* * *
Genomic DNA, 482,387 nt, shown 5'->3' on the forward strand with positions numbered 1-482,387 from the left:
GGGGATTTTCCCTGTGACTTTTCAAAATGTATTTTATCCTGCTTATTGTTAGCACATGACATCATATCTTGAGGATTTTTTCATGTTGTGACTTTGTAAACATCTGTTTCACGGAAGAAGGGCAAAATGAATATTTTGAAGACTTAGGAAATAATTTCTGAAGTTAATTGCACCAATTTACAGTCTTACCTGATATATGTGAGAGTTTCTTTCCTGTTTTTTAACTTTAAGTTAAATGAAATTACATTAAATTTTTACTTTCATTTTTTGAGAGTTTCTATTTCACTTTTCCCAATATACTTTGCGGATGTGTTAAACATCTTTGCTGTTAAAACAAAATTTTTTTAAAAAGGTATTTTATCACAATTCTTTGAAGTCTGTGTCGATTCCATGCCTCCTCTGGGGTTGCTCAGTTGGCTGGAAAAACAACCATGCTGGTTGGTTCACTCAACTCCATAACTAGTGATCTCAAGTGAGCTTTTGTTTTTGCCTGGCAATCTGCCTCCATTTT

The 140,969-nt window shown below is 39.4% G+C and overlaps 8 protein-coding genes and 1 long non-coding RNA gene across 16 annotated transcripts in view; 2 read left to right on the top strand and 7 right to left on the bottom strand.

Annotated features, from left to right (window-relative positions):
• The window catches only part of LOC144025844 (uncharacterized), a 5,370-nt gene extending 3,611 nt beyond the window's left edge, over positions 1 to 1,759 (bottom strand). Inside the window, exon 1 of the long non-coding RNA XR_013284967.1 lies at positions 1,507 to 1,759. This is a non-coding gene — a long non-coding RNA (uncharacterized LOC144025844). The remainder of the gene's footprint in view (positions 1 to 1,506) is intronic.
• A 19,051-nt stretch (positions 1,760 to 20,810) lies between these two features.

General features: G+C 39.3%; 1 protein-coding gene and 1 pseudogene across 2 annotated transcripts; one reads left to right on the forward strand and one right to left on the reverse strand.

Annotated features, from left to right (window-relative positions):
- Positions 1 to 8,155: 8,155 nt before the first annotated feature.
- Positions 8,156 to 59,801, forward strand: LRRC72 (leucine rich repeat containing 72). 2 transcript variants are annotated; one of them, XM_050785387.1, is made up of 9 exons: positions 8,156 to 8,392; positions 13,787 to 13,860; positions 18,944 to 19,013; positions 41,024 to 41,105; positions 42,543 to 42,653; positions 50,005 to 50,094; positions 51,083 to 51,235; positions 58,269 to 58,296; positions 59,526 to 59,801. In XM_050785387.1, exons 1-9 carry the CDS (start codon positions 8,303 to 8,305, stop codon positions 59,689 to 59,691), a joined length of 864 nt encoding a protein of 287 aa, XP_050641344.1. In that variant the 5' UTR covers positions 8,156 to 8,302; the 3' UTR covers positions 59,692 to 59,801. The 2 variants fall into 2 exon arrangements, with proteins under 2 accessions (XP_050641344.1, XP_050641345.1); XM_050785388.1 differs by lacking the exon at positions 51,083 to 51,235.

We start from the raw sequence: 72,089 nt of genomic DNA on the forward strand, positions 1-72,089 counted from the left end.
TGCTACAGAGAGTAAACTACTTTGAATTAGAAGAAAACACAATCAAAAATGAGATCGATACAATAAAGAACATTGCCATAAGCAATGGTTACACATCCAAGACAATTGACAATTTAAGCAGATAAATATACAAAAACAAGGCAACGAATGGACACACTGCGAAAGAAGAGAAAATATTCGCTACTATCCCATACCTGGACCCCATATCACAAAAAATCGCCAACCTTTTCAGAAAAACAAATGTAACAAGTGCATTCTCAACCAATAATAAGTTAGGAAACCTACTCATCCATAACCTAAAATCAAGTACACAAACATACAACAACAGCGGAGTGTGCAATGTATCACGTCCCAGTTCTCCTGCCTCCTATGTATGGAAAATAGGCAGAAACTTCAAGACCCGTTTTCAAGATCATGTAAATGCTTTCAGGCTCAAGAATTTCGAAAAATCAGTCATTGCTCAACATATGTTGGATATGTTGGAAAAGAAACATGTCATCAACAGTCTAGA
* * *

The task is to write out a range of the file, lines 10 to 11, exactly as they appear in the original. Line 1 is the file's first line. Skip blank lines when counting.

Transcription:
- Positions 8,156 to 59,801, forward strand: LRRC72 (leucine rich repeat containing 72). 2 transcript variants are annotated; one of them, XM_050785387.1, is made up of 9 exons: positions 8,156 to 8,392; positions 13,787 to 13,860; positions 18,944 to 19,013; positions 41,024 to 41,105; positions 42,543 to 42,653; positions 50,005 to 50,094; positions 51,083 to 51,235; positions 58,269 to 58,296; positions 59,526 to 59,801. In XM_050785387.1, exons 1-9 carry the CDS (start codon positions 8,303 to 8,305, stop codon positions 59,689 to 59,691), a joined length of 864 nt encoding a protein of 287 aa, XP_050641344.1. In that variant the 5' UTR covers positions 8,156 to 8,302; the 3' UTR covers positions 59,692 to 59,801. The 2 variants fall into 2 exon arrangements, with proteins under 2 accessions (XP_050641344.1, XP_050641345.1); XM_050785388.1 differs by lacking the exon at positions 51,083 to 51,235.

We start from the raw sequence: 72,089 nt of genomic DNA on the forward strand, positions 1-72,089 counted from the left end.